Yeah, common sence is not so common after all...

ssvegeta555
ssvegeta555

No one uses commen sense these days do they? Of course voilence will cuase desensitization to voilence! It's amazing how stupid people can get.

Angel_Belial
Angel_Belial

gamer_10001, I agree with what you say about society in general accepting things that were considered horrible once. When I was a kid it was a big thing to swear badly, and this is when I was ten and eleven years old. These days it's common to hear little five year-olds swearing, and making all sorts of remarks that you might not even hear from people lying in the gutter. I can well imagine that games having a desensitising effect on people, but the consequences of that need to be researched (not just for the sake of children, but the adults who play the games as well). Children just shouldn't be playing violent games they're not old enough for, and these possibly harmful effects are more evidence of that. It's good to see University researches looking into the matter, rather than hearing the regular hype politicians and others like that keep spouting.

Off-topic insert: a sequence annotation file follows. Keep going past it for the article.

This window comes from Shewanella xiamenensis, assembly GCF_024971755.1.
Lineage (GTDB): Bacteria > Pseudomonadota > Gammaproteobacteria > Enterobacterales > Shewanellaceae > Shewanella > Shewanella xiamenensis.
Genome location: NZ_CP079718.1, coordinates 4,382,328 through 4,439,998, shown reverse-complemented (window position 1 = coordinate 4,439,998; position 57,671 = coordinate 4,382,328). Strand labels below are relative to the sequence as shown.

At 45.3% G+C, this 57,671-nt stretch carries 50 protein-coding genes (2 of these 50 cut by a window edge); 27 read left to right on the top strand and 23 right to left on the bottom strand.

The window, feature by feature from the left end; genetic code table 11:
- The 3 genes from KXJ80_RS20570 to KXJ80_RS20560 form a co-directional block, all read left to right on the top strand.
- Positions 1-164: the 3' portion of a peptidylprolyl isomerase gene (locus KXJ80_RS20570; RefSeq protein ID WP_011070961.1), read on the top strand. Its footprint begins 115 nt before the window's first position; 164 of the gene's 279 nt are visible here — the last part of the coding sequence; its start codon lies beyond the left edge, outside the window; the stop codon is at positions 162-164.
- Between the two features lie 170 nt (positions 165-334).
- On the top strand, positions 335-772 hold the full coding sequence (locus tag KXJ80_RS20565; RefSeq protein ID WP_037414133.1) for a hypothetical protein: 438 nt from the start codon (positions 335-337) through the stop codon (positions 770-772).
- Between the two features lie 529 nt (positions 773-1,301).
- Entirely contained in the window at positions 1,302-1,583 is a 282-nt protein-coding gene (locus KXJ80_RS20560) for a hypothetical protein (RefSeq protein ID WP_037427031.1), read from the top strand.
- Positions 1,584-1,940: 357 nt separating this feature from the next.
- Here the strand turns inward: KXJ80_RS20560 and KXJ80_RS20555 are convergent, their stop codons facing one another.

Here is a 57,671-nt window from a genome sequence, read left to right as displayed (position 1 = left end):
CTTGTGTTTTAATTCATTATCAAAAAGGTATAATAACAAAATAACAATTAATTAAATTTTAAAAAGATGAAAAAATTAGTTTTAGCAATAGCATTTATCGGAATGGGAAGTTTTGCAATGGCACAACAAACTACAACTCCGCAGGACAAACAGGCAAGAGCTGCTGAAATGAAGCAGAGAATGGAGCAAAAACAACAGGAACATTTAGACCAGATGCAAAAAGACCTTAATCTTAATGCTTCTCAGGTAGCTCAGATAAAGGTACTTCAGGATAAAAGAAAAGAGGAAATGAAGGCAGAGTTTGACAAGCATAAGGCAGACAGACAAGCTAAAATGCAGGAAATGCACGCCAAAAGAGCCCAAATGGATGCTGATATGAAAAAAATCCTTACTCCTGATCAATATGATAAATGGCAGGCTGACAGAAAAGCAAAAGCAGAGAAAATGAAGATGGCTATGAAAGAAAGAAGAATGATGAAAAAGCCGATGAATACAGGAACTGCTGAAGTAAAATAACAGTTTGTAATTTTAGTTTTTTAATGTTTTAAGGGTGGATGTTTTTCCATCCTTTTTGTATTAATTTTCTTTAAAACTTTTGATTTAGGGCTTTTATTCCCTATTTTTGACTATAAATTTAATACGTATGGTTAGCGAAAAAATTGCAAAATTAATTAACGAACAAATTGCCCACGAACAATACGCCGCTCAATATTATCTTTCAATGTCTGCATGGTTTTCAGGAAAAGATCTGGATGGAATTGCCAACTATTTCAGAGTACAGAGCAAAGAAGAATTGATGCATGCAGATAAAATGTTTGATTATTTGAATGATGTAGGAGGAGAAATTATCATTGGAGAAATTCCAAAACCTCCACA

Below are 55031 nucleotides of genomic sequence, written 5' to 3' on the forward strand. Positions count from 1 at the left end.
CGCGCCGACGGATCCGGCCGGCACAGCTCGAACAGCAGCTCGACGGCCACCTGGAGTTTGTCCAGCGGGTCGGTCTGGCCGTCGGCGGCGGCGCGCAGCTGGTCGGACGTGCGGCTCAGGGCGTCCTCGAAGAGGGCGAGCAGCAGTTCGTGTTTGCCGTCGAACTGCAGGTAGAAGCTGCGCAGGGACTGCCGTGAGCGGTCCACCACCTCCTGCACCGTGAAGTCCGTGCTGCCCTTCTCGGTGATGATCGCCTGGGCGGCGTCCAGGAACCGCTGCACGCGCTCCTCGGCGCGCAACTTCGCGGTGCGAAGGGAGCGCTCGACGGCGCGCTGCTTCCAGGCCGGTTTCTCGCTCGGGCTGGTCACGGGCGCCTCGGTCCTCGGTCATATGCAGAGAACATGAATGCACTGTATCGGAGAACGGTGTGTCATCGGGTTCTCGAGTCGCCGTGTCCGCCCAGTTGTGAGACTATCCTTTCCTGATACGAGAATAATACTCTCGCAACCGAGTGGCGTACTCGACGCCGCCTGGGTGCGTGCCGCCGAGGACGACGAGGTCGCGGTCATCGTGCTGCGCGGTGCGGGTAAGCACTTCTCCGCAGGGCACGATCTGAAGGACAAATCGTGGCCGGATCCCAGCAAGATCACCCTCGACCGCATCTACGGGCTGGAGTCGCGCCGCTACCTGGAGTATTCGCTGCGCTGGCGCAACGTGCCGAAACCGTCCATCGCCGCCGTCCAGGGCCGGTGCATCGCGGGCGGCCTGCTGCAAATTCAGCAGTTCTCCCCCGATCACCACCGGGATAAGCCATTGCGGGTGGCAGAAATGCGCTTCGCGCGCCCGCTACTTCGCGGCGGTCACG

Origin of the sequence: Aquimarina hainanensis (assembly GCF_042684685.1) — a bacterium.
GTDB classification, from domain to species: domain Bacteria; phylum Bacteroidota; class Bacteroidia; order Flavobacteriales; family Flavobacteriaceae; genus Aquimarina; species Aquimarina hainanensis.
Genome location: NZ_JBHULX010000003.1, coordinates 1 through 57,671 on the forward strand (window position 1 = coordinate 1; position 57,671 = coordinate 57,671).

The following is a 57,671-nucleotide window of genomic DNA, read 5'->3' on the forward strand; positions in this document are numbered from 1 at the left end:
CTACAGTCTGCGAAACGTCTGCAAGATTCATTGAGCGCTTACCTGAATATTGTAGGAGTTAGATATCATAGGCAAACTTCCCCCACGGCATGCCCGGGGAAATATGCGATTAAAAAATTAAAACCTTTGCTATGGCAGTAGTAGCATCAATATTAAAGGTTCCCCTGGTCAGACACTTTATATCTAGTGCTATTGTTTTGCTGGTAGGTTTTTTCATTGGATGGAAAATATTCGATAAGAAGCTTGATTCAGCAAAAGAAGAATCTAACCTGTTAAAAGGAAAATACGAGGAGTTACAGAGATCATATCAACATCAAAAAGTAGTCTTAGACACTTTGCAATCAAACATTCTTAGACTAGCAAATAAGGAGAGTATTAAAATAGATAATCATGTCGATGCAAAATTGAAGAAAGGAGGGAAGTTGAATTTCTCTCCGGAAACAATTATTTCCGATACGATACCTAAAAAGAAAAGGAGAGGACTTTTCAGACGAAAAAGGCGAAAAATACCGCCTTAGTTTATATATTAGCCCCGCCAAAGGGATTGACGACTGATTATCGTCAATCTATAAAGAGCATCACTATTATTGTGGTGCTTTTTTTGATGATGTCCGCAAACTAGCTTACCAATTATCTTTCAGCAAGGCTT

screamingdean
screamingdean

I presume they showed violent images to the game playing group before they played games to see what their "normal" reaction was. It could be seeing violent video footage would'nt trouble them anyway. It does'nt make it clear if they did, in which case the result could be misleading. I've seen tests like these before where the "science" used is questionable. Also who paid for the study? Scientists and the like don't do this kind of thing for free... And a lot of "research" in the past has been paid for by "Family" pressure groups and the like, not that it's the case here too. Or is it?